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Sat 12 Sep 2009 04:00 AM

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Is less more?

OPEC cuts have bolstered the oil price to $70 – unthinkable in January. Daniel Canty, editor of Oil & Gas Middle East, asks is there is still a case for further cuts?

Is less more?
Deepwater projects have been hit much harder than local developments, as many need an $80+ price to stay viable.
Is less more?
OPEC Secretary General Abdallah El-Badri said $70 - $80 was reasonable.


OPEC cuts have bolstered the oil price to $70 – unthinkable in January. Daniel Canty, editor of
Oil & Gas Middle East, asks is there is still a case for further cuts?

It was just over a year ago that oil was trading at a record US$147 a barrel, but since then the rollercoaster ride, at least for the time being, appears to have stabilised.

We may not be out of the woods yet, but a hugely volatile period for upstream oil and gas players (and the global economy at large) may at least now become more predictable.

Oil tanked 70% in a matter of months on the back of the economic fallout triggered by the infamous sub-prime crisis Stateside. The impact on the exploration and production sector – always the hardest and swiftest hit in the cyclical downswing – was quick and hard – but arguably not as devastating as other major downturns.

Certain hydrocarbon hubs have been hit harder than others, specifically those with high project, execution and lifting costs, such as West Africa, Brazil and Canada. However, the mega-projects in these regions are simply too big to stop, and the wider expectation that prices will recover is keeping the spend on, even if the momentum and sense of urgency has dropped off somewhat.

In amongst all of this, the Middle East has fared fairly well. Companies have been hit, and margins have certainly been squeezed. It’s tough times, but still far from the crunch of the early 1990s.

OPEC quotas have played a hugely significant role in bringing about the current stability. Carefully chosen words from the Secretary General, and a combination of moderation and decisive action can be thanked for where we are today. The big question that is hanging in the air is what OPEC members will decide on September 9th. The cartel made a record cut back in December 2008, slashing 2.2 million bpd from supply. This followed two previous cuts since September, so the cut since last summer represented a total of 4.2 million barrels per day coming offline in just four months. That’s the equivalent of all UAE and Nigeria production coming off the market completely.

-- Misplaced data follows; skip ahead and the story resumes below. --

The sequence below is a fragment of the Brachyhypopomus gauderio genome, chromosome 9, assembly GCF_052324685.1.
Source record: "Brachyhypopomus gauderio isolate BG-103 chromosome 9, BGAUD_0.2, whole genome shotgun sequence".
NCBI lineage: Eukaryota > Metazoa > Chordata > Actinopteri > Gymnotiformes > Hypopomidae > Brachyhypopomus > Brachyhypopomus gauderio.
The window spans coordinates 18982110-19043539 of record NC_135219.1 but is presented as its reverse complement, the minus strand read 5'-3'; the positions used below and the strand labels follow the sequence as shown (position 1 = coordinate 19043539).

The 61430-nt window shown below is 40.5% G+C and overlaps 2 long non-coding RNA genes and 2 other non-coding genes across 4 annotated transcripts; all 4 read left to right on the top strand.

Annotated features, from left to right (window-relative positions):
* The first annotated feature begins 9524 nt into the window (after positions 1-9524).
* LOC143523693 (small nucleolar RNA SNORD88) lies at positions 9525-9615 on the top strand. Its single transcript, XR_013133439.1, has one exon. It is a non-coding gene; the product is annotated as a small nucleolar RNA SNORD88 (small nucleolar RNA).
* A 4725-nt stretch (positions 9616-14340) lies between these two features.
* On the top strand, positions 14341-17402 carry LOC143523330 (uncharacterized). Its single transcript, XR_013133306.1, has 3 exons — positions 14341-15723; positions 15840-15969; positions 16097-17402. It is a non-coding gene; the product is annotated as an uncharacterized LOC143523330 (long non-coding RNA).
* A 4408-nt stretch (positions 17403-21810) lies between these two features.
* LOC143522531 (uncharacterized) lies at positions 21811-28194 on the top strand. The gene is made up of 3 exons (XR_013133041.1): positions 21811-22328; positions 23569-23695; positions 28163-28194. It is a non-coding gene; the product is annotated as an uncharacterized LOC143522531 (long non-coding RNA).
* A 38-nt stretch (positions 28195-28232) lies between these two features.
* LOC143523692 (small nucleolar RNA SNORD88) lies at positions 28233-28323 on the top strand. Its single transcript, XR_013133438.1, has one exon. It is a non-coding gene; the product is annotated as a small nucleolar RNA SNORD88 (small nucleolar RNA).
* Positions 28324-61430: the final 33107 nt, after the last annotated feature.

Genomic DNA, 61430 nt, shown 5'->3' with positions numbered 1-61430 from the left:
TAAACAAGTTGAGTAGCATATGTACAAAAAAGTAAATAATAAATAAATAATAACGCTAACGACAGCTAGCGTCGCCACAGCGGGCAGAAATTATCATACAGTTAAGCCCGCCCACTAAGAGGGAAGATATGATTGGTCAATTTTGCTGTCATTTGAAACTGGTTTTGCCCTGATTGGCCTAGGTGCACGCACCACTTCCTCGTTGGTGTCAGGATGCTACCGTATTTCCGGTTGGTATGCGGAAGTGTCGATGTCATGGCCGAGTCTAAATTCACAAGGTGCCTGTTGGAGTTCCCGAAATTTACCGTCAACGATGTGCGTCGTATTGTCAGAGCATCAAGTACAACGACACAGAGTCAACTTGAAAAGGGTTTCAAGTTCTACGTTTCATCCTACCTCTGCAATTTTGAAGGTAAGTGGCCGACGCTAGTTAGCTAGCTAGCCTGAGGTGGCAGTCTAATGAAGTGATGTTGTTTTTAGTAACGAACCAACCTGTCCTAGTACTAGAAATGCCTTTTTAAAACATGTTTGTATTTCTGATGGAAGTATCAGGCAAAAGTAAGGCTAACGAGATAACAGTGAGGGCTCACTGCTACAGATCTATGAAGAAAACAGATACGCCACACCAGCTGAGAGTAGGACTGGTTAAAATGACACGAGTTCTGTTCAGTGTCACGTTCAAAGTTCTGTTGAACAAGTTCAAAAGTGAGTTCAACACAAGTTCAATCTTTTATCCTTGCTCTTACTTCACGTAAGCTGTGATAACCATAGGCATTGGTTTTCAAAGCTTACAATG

Skip forward six months, and the price had indeed recovered, bouncing back from sub $40 territory to the $60+ region. In an interview with
Oil & Gas Middle East, Secretary General Abdallah El-Badri said stability was his mission, and a fair production price to ensure future projects can be funded his priority. “I think that a price of up to $80 will not harm world growth. $70 to $80 would not harm or destabilise the global economy.”


With that price window now successfully achieved, the burning issue is whether the member states, which naturally want to push the price up to what the world will tolerate, see more production cuts, or rather, less oil is in fact the road to higher prices and more revenue.

Oil & Gas Middle Easthas no crystal ball, but a combination of macro factors suggest further cuts are unlikely, and if there are any, they will be of the fine-tuning variety as opposed to the scythe which sliced through output in 2008.

First up is market sentiment. Few think the recession is over, but the dust seems to be settling. Bullish reports of corporate earnings and moderation in EU and US economic contraction throughout the summer triggered the crude price through $70, albeit briefly. Secondly, OPEC and World Bank assumptions are that the world economy will contract by 1.4% this year – less than many feared, and that for 2010, the forecast has been revised upwards, from 2.3% to 2.4% growth.

Whether or not OPEC decides to make further cuts, the coral of OPEC ministers speaking out in the first half of 2009 all seemed to be of the school of thought that $65 - $80 was an acceptable price range. Effectively this is a very public admission of what works for them. Well, we’re here now.

For national oil companies in the Middle East, the combination of easily achievable production figures, and coffers still awash with cash from the peak last year (traded oil averaged around $100 for 2008, quadruple the historical average of $25 - $30 over the last three decades), the issue is where and how to invest.

In an energy constrained world, the next economic boom will see demand considerably up on last year’s figures, and sure as anyone can be, the price is very likely to be above $100 again fairly soon. Maybe even 2010. The surprising consensus is that the national oil companies, and the major players that work with them, should take this opportunity to spread their wings a little beyond the oil well, and get behind green energy projects. Staying relevant in a carbon conscious world was the strategic mantra that came up time and again.

2009 has had its victims, and by no means are we out of the tunnel yet. However, from here on out, opportunity is the watchword. These are indeed exciting and challenging times for the region’s upstream companies, but never before have the rewards for getting it right been so great.

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